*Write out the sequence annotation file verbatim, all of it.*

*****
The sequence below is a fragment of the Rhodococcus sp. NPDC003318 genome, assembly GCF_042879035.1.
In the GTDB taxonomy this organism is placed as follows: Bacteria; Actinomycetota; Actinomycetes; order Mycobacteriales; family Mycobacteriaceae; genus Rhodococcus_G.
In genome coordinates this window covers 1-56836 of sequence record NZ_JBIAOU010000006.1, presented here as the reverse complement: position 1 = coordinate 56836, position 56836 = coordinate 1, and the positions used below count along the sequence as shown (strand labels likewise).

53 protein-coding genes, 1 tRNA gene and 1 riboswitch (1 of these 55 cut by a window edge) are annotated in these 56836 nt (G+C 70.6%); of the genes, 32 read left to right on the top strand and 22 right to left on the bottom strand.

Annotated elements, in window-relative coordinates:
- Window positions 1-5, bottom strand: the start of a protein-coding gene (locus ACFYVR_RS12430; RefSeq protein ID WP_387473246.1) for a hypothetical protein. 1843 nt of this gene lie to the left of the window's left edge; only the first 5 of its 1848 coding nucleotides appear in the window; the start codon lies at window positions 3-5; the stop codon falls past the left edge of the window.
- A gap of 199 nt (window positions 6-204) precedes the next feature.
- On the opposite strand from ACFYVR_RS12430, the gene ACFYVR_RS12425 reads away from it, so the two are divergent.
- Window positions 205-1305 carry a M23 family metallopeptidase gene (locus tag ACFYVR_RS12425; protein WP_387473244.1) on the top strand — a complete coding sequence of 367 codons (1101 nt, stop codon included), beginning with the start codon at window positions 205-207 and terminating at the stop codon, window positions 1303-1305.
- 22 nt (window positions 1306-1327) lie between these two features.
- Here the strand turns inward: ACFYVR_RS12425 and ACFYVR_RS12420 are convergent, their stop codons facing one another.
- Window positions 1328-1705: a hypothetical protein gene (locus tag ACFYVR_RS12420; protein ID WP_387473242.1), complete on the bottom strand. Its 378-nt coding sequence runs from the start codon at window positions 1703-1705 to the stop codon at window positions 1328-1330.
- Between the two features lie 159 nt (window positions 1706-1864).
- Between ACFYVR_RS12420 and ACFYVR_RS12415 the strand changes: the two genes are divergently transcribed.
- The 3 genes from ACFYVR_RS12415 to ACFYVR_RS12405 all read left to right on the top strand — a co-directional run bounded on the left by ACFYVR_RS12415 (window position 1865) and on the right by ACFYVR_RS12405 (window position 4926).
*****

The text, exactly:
The sequence below is a fragment of the Rhodococcus sp. NPDC003318 genome, assembly GCF_042879035.1.
In the GTDB taxonomy this organism is placed as follows: Bacteria; Actinomycetota; Actinomycetes; order Mycobacteriales; family Mycobacteriaceae; genus Rhodococcus_G.
In genome coordinates this window covers 1-56836 of sequence record NZ_JBIAOU010000006.1, presented here as the reverse complement: position 1 = coordinate 56836, position 56836 = coordinate 1, and the positions used below count along the sequence as shown (strand labels likewise).

53 protein-coding genes, 1 tRNA gene and 1 riboswitch (1 of these 55 cut by a window edge) are annotated in these 56836 nt (G+C 70.6%); of the genes, 32 read left to right on the top strand and 22 right to left on the bottom strand.

Annotated elements, in window-relative coordinates:
- Window positions 1-5, bottom strand: the start of a protein-coding gene (locus ACFYVR_RS12430; RefSeq protein ID WP_387473246.1) for a hypothetical protein. 1843 nt of this gene lie to the left of the window's left edge; only the first 5 of its 1848 coding nucleotides appear in the window; the start codon lies at window positions 3-5; the stop codon falls past the left edge of the window.
- A gap of 199 nt (window positions 6-204) precedes the next feature.
- On the opposite strand from ACFYVR_RS12430, the gene ACFYVR_RS12425 reads away from it, so the two are divergent.
- Window positions 205-1305 carry a M23 family metallopeptidase gene (locus tag ACFYVR_RS12425; protein WP_387473244.1) on the top strand — a complete coding sequence of 367 codons (1101 nt, stop codon included), beginning with the start codon at window positions 205-207 and terminating at the stop codon, window positions 1303-1305.
- 22 nt (window positions 1306-1327) lie between these two features.
- Here the strand turns inward: ACFYVR_RS12425 and ACFYVR_RS12420 are convergent, their stop codons facing one another.
- Window positions 1328-1705: a hypothetical protein gene (locus tag ACFYVR_RS12420; protein ID WP_387473242.1), complete on the bottom strand. Its 378-nt coding sequence runs from the start codon at window positions 1703-1705 to the stop codon at window positions 1328-1330.
- Between the two features lie 159 nt (window positions 1706-1864).
- Between ACFYVR_RS12420 and ACFYVR_RS12415 the strand changes: the two genes are divergently transcribed.
- The 3 genes from ACFYVR_RS12415 to ACFYVR_RS12405 all read left to right on the top strand — a co-directional run bounded on the left by ACFYVR_RS12415 (window position 1865) and on the right by ACFYVR_RS12405 (window position 4926).